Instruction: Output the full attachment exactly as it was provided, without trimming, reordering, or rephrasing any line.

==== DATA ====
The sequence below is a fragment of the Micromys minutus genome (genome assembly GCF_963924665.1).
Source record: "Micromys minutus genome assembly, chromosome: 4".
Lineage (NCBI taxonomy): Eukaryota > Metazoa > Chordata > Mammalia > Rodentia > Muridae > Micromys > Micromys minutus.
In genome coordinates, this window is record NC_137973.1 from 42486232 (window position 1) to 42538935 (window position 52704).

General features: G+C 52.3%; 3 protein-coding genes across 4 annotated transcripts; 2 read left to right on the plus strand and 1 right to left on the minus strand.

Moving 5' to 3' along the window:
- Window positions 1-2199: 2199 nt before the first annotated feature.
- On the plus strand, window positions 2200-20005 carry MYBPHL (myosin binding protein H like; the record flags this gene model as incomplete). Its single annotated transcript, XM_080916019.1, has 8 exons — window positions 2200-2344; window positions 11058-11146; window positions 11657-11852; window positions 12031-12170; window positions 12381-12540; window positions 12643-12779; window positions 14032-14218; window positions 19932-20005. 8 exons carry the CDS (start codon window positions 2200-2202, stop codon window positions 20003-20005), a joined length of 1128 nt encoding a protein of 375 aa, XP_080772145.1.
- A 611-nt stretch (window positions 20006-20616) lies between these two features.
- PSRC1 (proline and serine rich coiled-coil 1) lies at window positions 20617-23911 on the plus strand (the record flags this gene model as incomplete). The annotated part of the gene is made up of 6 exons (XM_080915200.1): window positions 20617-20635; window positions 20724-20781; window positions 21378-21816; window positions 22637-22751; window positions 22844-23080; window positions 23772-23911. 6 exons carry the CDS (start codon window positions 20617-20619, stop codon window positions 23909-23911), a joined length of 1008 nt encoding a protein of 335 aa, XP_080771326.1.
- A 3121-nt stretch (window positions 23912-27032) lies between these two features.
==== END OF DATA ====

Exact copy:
The sequence below is a fragment of the Micromys minutus genome (genome assembly GCF_963924665.1).
Source record: "Micromys minutus genome assembly, chromosome: 4".
Lineage (NCBI taxonomy): Eukaryota > Metazoa > Chordata > Mammalia > Rodentia > Muridae > Micromys > Micromys minutus.
In genome coordinates, this window is record NC_137973.1 from 42486232 (window position 1) to 42538935 (window position 52704).

General features: G+C 52.3%; 3 protein-coding genes across 4 annotated transcripts; 2 read left to right on the plus strand and 1 right to left on the minus strand.

Moving 5' to 3' along the window:
- Window positions 1-2199: 2199 nt before the first annotated feature.
- On the plus strand, window positions 2200-20005 carry MYBPHL (myosin binding protein H like; the record flags this gene model as incomplete). Its single annotated transcript, XM_080916019.1, has 8 exons — window positions 2200-2344; window positions 11058-11146; window positions 11657-11852; window positions 12031-12170; window positions 12381-12540; window positions 12643-12779; window positions 14032-14218; window positions 19932-20005. 8 exons carry the CDS (start codon window positions 2200-2202, stop codon window positions 20003-20005), a joined length of 1128 nt encoding a protein of 375 aa, XP_080772145.1.
- A 611-nt stretch (window positions 20006-20616) lies between these two features.
- PSRC1 (proline and serine rich coiled-coil 1) lies at window positions 20617-23911 on the plus strand (the record flags this gene model as incomplete). The annotated part of the gene is made up of 6 exons (XM_080915200.1): window positions 20617-20635; window positions 20724-20781; window positions 21378-21816; window positions 22637-22751; window positions 22844-23080; window positions 23772-23911. 6 exons carry the CDS (start codon window positions 20617-20619, stop codon window positions 23909-23911), a joined length of 1008 nt encoding a protein of 335 aa, XP_080771326.1.
- A 3121-nt stretch (window positions 23912-27032) lies between these two features.